After an exponential increase in the number of infections over the past weeks, Wieler said a plateau had now been reached. “We do not see the number of cases falling yet, but I am optimistic that they will.”
Azerbaijan has introduced new restrictive measures on public transport to curb the spread of the coronavirus as cases soared in the wake of the war over Nagorno-Karabakh.
The World Health Organisation last month predicted that the outbreak would surge in both Azerbaijan and Armenia as their war over the disputed region led to the mobilisation of troops and displacement of civilians.
Yesterday health authorities in Azerbaijan reported 2,597 new cases of Covid-19, the highest number of daily infections since the start of the pandemic this spring.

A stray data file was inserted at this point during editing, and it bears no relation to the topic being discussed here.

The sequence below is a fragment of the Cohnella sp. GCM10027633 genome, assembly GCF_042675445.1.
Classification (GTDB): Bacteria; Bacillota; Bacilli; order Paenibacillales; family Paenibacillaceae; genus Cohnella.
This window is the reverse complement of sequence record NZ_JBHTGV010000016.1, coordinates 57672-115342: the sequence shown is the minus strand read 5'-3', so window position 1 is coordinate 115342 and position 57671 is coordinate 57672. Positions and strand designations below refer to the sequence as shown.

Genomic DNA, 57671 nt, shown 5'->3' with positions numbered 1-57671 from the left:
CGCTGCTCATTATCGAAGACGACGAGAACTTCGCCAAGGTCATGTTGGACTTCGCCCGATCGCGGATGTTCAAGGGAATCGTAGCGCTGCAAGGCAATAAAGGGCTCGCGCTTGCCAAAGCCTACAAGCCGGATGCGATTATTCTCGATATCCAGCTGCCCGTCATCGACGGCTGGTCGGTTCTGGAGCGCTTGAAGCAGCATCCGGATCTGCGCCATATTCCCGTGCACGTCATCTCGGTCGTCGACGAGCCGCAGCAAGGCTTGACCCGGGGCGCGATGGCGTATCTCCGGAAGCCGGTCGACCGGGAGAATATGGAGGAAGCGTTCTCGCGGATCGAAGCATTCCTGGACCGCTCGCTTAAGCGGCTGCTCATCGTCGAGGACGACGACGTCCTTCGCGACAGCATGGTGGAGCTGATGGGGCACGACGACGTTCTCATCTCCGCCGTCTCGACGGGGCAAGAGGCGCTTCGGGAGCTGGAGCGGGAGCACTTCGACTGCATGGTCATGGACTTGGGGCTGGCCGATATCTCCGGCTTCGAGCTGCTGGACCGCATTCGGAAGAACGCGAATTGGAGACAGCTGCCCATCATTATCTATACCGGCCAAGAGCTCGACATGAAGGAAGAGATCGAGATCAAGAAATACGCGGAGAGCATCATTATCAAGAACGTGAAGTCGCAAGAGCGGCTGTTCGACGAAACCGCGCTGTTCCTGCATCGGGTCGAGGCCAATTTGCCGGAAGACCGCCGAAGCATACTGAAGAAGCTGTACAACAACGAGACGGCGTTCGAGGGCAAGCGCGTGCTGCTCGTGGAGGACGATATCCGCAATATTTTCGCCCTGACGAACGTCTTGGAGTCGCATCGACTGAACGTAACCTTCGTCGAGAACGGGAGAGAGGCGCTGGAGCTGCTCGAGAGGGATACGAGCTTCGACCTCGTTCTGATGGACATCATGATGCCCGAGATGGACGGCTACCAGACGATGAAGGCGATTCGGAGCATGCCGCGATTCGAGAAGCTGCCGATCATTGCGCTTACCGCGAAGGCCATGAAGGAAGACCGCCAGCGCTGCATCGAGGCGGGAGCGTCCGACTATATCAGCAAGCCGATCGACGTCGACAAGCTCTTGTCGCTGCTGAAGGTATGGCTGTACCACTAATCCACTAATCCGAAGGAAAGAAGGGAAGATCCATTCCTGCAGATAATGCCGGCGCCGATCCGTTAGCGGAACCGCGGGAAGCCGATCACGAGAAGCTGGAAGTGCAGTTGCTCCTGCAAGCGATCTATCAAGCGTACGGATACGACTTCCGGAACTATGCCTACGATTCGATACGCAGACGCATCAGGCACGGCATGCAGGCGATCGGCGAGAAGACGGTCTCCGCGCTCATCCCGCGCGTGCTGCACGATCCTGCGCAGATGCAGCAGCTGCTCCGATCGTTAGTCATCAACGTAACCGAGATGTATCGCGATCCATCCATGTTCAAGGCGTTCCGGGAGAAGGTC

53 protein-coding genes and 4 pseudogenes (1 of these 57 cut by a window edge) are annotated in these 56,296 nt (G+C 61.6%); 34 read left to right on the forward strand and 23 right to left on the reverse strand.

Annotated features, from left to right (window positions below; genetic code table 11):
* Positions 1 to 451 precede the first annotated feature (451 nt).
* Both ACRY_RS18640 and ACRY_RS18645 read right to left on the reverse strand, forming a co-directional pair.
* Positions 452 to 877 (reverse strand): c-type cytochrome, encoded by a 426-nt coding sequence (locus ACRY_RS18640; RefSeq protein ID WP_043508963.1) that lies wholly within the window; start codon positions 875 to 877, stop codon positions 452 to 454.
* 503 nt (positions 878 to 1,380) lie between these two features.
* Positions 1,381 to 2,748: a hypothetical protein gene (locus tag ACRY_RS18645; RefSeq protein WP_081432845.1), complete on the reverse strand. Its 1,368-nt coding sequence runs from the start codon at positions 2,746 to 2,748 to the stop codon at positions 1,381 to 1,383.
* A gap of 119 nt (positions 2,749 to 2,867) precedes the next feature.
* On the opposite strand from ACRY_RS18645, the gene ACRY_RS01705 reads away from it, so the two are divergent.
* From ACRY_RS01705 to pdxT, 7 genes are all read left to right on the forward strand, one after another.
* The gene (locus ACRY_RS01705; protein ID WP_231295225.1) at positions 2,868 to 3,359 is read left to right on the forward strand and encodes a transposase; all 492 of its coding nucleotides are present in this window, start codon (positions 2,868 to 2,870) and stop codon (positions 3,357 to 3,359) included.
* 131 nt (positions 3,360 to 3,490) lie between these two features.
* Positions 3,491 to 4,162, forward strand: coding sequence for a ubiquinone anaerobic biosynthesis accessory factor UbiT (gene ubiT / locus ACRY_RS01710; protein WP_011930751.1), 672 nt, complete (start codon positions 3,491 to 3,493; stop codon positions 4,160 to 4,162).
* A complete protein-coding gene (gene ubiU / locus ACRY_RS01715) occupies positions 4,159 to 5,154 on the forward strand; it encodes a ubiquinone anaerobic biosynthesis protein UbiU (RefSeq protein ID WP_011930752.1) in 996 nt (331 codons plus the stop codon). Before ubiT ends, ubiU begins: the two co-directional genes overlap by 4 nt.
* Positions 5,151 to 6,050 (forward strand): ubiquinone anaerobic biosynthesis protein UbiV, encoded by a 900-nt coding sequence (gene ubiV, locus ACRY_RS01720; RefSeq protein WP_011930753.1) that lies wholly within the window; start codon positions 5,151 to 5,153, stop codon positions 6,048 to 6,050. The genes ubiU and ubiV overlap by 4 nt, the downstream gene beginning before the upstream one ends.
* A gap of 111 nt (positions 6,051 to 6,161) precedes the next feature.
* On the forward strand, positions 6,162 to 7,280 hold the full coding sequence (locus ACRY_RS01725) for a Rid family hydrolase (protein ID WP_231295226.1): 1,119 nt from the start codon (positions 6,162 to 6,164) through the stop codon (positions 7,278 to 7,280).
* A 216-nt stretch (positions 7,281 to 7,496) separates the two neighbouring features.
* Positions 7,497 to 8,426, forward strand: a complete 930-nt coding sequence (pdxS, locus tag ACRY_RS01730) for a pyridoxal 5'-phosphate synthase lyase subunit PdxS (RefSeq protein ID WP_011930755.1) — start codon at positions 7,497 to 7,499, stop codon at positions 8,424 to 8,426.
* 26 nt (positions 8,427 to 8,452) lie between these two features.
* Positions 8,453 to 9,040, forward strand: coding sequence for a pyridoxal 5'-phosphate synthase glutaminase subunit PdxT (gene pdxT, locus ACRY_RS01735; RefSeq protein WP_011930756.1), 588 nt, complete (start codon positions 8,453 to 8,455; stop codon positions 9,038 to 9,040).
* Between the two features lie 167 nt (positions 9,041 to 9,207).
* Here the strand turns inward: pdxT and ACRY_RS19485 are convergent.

Total infections stood at 83,994 while deaths reached 1,053 in the country of 10mn.
When the fighting over Karabakh erupted at the turn of October, the number of daily cases in Azerbaijan was hovering around 100.
Italy has registered 36,176 new coronavirus infections over the past 24 hours, the health ministry said yesterday, up from 34,283 the day before.
The ministry also reported 653 Covid-19-related deaths, down from 753 on Wednesday.
Nightspots, restaurants and movie theatres will reopen on Monday in Catalonia, Spain’s northeastern region, after being closed for over a month as part of measures to slow coronavirus infections, the regional government said yesterday.
The wealthy region centred on capital Barcelona closed nightspots and restaurants on October 16, imposed a night-time curfew and partially restricted entry from other regions of Spain as part of measures to fight the pandemic.